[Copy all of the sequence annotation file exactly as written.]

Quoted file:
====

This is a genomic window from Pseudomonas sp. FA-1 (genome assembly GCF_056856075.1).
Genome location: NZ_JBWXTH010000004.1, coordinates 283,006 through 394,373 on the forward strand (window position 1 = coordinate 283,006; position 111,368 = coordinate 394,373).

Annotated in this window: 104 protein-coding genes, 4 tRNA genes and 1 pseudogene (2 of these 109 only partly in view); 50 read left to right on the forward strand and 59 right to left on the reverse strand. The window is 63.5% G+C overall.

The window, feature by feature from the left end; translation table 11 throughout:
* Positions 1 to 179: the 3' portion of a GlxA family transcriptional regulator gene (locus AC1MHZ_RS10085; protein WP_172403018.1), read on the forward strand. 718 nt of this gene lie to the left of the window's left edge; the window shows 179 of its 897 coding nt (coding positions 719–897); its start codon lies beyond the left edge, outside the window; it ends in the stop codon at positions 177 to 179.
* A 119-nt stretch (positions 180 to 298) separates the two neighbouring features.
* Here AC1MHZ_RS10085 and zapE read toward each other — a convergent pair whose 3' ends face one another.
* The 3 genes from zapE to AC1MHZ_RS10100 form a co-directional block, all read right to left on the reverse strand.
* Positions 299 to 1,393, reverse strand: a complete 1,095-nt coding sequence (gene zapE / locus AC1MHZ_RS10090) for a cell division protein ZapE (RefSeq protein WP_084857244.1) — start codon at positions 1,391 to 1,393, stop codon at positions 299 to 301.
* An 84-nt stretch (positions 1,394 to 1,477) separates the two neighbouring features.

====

This is a genomic window from Pseudomonas sp. FA-1 (genome assembly GCF_056856075.1).
Genome location: NZ_JBWXTH010000004.1, coordinates 283,006 through 394,373 on the forward strand (window position 1 = coordinate 283,006; position 111,368 = coordinate 394,373).

Annotated in this window: 104 protein-coding genes, 4 tRNA genes and 1 pseudogene (2 of these 109 only partly in view); 50 read left to right on the forward strand and 59 right to left on the reverse strand. The window is 63.5% G+C overall.

The window, feature by feature from the left end; translation table 11 throughout:
* Positions 1 to 179: the 3' portion of a GlxA family transcriptional regulator gene (locus AC1MHZ_RS10085; protein WP_172403018.1), read on the forward strand. 718 nt of this gene lie to the left of the window's left edge; the window shows 179 of its 897 coding nt (coding positions 719–897); its start codon lies beyond the left edge, outside the window; it ends in the stop codon at positions 177 to 179.
* A 119-nt stretch (positions 180 to 298) separates the two neighbouring features.
* Here AC1MHZ_RS10085 and zapE read toward each other — a convergent pair whose 3' ends face one another.
* The 3 genes from zapE to AC1MHZ_RS10100 form a co-directional block, all read right to left on the reverse strand.
* Positions 299 to 1,393, reverse strand: a complete 1,095-nt coding sequence (gene zapE / locus AC1MHZ_RS10090) for a cell division protein ZapE (RefSeq protein WP_084857244.1) — start codon at positions 1,391 to 1,393, stop codon at positions 299 to 301.
* An 84-nt stretch (positions 1,394 to 1,477) separates the two neighbouring features.